Sunday Dinner: Fagioli alla Fiorentina (With Sausages and Pork Shoulder)

January 2, 2012

Fagioli alla Fiorentina

Speaking of traditions

This year, New Year’s Day fell on a Sunday, which means our most recent pork-centric Sunday dinner took on a familiar, annual theme. Why I started making this Italian pork-and-beans dish to celebrate the new year, I do not remember. I think at one point I may have claimed New Year’s Eve or Day as my holiday to spend in the kitchen preparing a fabulous dinner. At some point, I also may have claimed — hoping on some level —  that I simply must be part Italian, though none of my ancestors were from anywhere near the Mediterranean.  I do remember making fagioli for the first time on a cold a New Year’s Eve in Salt Lake City, and I’ve made it many years since, in Chicago, in Venice and now in Portland. My recipe combines two versions I found in Saveur magazine (November 2000), and while the ingredients are few and simple, the aroma from the oven is comforting, warming, homey.

Why we have not made this for any other occasion is beyond me; it’s the essence of a one-pot meal, and incredibly easy to prepare. In the past, I’ve used only sausage as the accompanying meat, but this year we decided to braise pork shoulder with the beans. Next time we make it, I’d love to play with the ingredients and perhaps substitute pork with  lamb, and sage with thyme or rosemary.

Fagioli alla Fiorentina

1 pound dried cannellini beans (or any dried white beans)

5 ounces prosciutto cut into wide strips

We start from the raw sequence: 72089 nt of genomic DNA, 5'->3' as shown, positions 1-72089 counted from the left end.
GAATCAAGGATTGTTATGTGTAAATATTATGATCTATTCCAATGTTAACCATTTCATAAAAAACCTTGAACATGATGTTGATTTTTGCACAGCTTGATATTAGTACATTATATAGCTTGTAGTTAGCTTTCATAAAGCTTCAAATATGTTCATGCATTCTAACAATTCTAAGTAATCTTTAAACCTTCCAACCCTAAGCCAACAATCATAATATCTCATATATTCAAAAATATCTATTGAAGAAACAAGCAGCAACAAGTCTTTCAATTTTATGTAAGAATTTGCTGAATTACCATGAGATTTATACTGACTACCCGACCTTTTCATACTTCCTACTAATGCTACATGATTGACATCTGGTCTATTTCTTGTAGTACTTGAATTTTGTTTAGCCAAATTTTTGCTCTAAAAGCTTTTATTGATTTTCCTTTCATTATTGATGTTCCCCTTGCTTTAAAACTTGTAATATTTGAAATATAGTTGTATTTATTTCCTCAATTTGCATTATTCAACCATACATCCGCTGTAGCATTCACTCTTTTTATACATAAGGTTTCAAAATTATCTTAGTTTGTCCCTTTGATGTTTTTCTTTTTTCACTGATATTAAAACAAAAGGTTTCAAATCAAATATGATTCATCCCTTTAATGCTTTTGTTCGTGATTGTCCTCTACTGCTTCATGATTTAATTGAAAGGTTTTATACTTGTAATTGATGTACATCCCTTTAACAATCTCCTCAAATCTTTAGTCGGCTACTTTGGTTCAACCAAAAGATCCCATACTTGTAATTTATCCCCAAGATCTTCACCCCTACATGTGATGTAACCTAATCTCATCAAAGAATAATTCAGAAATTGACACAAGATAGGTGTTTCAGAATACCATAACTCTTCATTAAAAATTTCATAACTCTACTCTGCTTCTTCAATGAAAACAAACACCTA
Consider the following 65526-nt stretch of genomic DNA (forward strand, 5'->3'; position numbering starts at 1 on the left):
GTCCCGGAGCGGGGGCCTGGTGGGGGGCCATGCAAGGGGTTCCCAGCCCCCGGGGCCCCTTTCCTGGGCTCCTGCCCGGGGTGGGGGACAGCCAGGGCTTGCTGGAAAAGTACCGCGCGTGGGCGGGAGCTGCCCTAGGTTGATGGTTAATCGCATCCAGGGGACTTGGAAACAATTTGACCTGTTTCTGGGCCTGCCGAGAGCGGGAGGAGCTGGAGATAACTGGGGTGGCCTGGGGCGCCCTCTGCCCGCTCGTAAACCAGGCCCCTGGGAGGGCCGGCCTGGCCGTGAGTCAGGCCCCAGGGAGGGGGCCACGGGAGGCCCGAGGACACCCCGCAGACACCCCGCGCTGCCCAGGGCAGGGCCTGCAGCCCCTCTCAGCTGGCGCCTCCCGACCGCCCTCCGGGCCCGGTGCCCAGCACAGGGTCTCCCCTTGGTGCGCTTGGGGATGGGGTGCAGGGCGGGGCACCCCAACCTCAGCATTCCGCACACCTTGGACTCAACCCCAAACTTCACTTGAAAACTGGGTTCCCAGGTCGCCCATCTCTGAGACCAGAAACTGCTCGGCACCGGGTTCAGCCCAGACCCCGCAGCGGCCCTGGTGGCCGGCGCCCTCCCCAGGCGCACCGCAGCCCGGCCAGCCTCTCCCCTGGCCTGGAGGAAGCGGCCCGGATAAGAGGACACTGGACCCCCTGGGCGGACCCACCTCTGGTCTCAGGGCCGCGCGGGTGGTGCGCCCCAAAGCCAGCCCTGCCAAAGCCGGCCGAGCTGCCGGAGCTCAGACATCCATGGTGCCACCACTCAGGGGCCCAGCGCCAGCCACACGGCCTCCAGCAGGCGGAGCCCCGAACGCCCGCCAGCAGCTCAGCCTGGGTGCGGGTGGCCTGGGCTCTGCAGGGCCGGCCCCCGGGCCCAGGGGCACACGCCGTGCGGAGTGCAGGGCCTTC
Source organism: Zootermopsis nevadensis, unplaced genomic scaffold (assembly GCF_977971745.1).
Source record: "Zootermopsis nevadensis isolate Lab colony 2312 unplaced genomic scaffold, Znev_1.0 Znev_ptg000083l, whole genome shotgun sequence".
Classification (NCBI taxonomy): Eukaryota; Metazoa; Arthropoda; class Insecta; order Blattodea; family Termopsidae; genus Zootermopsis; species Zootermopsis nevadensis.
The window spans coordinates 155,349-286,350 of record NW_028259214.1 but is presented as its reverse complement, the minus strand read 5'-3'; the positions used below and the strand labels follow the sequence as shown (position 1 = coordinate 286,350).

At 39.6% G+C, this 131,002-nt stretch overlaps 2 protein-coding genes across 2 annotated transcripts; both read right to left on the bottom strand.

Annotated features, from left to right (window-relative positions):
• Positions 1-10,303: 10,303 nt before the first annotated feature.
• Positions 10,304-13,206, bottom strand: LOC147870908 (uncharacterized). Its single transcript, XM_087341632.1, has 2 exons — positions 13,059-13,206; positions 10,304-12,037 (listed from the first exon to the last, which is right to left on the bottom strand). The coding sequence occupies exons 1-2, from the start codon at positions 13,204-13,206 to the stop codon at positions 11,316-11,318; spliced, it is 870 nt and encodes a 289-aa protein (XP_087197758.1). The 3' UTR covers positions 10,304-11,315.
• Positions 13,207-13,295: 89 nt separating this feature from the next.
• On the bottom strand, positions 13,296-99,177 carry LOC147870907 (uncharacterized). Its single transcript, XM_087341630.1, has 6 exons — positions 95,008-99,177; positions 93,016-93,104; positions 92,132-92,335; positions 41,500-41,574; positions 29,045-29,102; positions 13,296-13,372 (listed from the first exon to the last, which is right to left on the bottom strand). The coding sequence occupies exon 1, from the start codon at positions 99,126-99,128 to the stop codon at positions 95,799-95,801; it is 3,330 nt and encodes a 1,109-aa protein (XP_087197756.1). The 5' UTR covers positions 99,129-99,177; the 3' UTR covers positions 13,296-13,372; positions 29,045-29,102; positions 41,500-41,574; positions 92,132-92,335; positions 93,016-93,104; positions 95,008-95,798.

Generous drizzle (1/4 cup) fruity olive oil

4 to 5 canned plum tomatoes, quartered

4 cloves garlic, peeled and crushed

2 spicy Italian sausages

1 pork shoulder (about 2 pounds)

Sprig of fresh sage

Salt and freshly ground black pepper

Put the beans in an earthenware pot or a dutch oven, and cover with cold water. Set aside and let soak overnight or at least 4 hours. Drain and add cold water to just cover the beans.

Preheat the oven to 375 degrees.

In a skillet drizzled with olive oil, lightly brown the sausages. Remove and set aside. Salt and pepper the pork shoulder, then using the same pan, brown it on all sides. Remove and set aside.

Add the prosciutto, tomatoes, garlic and sage to the beans, and season to taste with the salt and pepper. Drizzle with olive oil. Place the pork shoulder in the center of the beans, gently working it into the liquid until it’s partially submerged. Place the sausages atop the beans as well.

Cover and bake until the beans have absorbed all the liquid and are tender, about two hours. A meat thermometer placed in the center of the pork should register 160 degrees. Remove the pork shoulder and the sausages and cut into slices. Serve beans and pork in bowls or deep plates with perhaps a good crusty bread to sop up any juices.

Favoloso, no?

This slideshow requires JavaScript.

Advertisements

Leave a Reply

Fill in your details below or click an icon to log in:

WordPress.com Logo

You are commenting using your WordPress.com account. Log Out /  Change )

Google+ photo

You are commenting using your Google+ account. Log Out /  Change )

Twitter picture

You are commenting using your Twitter account. Log Out /  Change )

Facebook photo

You are commenting using your Facebook account. Log Out /  Change )

w

Connecting to %s

%d bloggers like this: